What is a natural food color?

There is no legal definition for a "natural food color." The US Food & Drug Administration (FDA) classifies color additives as those (1) requiring certification, and those (2) exempt from certification. Exempt color additives are listed in the Federal Register at 21 CFR 73. Color additives exempt from certification are those colorants the food industry generally recognizes as "natural food colors." The precise definition of a natural food color is something that each company must work out for itself. From experience, the definition of a natural food color utilized by most food companies combines regulatory concerns [Is the colorant listed under 21 CFR 73?], with agricultural source concerns [Is the colorant from a Non-GMO plant?], with chemical extraction concerns [Is the colorant extracted with water or a solvent?]. At colorMaker, we believe a colorant is natural if it exists in nature, be it agricultural, biological or mineral in form. It must of course be one of the FDA approved color additives exempt from certification, have a long history of safe usage, and be extracted in a manner that does not involve synthetic solvents or chemical catalysts.  While this working definition sounds broad, it in fact leaves us with a limited number of "natural food colors."

Is there a natural green color?

There is a chemically modified natural extractive from green leafy raw materials (alfalfa in Europe and mulberry in Asia), called sodium-copper-chlorophyllin (SCC). SCC develops a bright green hue. SCC is approved for limited use in the US, as follows:


1.  SCC is approved for use in citrus-based dry beverage mixes (21 CFR 73.1250);
2.  SCC is approved for use in personal care products (21 CFR 73.2125);
3.  SCC is approved in dentifrices, such as toothpaste and mouthwash (21 CFR 73.1125);
4.  SCC is approved for use in bone cement [polymethyl methacrylate] (21 CFR 73.3110);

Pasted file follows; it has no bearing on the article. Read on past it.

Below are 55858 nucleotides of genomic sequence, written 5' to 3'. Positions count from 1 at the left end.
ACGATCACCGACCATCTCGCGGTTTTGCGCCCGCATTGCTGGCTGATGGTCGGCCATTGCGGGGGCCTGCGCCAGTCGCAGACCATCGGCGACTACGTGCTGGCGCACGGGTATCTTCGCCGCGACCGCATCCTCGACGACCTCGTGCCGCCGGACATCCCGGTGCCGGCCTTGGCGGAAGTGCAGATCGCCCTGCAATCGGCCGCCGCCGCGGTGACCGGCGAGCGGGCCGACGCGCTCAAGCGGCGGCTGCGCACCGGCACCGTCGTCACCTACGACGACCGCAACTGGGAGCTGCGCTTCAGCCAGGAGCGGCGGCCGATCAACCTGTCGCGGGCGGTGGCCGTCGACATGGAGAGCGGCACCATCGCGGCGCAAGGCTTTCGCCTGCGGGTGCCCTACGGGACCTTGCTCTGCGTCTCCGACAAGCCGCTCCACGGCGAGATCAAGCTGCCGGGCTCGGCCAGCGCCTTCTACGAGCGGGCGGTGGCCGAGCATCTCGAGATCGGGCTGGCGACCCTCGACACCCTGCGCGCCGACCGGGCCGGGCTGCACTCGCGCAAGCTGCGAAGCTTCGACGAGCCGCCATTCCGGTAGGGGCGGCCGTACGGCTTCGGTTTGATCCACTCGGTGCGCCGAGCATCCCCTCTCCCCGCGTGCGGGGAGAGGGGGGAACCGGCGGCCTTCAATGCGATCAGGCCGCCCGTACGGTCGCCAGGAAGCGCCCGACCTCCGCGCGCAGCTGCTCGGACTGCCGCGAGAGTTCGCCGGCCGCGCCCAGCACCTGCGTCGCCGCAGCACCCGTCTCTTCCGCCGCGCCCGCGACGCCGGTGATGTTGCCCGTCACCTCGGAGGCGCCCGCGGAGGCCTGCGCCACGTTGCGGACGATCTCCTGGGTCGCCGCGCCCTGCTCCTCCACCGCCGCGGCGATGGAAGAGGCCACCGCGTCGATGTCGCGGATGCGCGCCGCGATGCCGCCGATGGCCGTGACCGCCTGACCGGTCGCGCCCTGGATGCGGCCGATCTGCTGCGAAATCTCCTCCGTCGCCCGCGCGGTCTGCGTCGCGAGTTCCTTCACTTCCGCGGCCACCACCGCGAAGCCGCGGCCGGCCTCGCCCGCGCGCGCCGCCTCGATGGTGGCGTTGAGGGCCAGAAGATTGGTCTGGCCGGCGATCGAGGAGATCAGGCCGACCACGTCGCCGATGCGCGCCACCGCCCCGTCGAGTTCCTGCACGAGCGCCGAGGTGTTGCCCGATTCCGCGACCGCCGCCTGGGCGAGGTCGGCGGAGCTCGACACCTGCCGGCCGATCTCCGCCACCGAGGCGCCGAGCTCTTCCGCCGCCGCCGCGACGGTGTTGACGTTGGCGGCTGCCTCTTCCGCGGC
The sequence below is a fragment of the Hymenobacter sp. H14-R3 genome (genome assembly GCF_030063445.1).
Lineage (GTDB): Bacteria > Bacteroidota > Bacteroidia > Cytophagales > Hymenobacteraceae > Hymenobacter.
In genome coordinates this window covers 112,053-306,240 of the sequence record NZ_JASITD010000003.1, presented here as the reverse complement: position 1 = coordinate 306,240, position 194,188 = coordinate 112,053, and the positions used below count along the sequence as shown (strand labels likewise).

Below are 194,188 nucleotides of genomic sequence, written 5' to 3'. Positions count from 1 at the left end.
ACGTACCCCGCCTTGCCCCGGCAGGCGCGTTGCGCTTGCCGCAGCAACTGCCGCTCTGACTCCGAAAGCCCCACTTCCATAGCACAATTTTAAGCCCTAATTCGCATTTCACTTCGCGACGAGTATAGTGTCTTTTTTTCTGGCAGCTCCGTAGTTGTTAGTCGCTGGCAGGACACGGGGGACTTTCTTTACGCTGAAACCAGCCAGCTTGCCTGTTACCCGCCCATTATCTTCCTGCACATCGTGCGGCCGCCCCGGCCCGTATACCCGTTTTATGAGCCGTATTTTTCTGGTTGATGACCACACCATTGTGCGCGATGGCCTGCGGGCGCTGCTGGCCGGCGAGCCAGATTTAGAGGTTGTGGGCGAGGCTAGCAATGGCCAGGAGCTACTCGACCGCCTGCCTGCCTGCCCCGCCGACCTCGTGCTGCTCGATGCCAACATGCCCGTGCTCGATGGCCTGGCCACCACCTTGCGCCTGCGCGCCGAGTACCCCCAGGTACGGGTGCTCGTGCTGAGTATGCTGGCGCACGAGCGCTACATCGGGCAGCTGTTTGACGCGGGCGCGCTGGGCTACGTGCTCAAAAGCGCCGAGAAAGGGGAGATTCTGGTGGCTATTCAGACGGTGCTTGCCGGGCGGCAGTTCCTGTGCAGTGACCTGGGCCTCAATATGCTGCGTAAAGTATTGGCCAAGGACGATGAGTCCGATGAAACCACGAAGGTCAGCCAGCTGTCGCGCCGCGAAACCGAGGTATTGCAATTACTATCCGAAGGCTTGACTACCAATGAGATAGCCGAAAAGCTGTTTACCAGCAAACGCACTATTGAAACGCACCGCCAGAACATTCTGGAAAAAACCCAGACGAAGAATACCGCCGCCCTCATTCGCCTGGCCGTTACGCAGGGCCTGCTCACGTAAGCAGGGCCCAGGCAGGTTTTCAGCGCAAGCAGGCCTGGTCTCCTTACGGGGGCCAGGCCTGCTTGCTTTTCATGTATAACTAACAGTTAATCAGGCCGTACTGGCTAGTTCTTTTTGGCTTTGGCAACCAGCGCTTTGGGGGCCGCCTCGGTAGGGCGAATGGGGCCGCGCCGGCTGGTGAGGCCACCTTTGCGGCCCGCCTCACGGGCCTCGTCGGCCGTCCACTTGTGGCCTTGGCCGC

5.  SCC is accepted by AAFCO for use in pet food, generally; and
6.  SCC is approved for use in foods generally throughout the EU.
So, if your dog may eat SCC, and you may spread SCC on your skin, and you may brush your teeth with SCC, and an orthopedic surgeon may place SCC inside your body, then why is it restricted in foods generally in the US?  But not in the EU?  And where in this regulatory framework does an energy shot fit best?  Or a nutritional supplement?  Or eye-liner? Obviously, the use of SCC is not a safety issue; rather, it is a regulatory issue.  Each company will have to decide on its own how it wishses to tackle these regulatory issues.

In response to the regulatory issues surrounding SCC, colorMaker developed a natural green color as a blend of anthocyanin blue or spirulina blue and turmeric yellow. Remember: blue + yellow = green.  Our natural green color may not be as stable as SCC, depending upon the food system, but our natural green color clears all regulatory hurdles.

Can colorMaker supply Kosher carmine?

Carmine (and all other derivatives from the cochineal insect) will not be certified by Orthodox Rabbinical Organizations. Unless the kosher laws change, carmine is not a kosher ingredient.  Note that kosher laws do change ... it just takes thousands of years.

How are natural colorants declared in the ingredient declaration?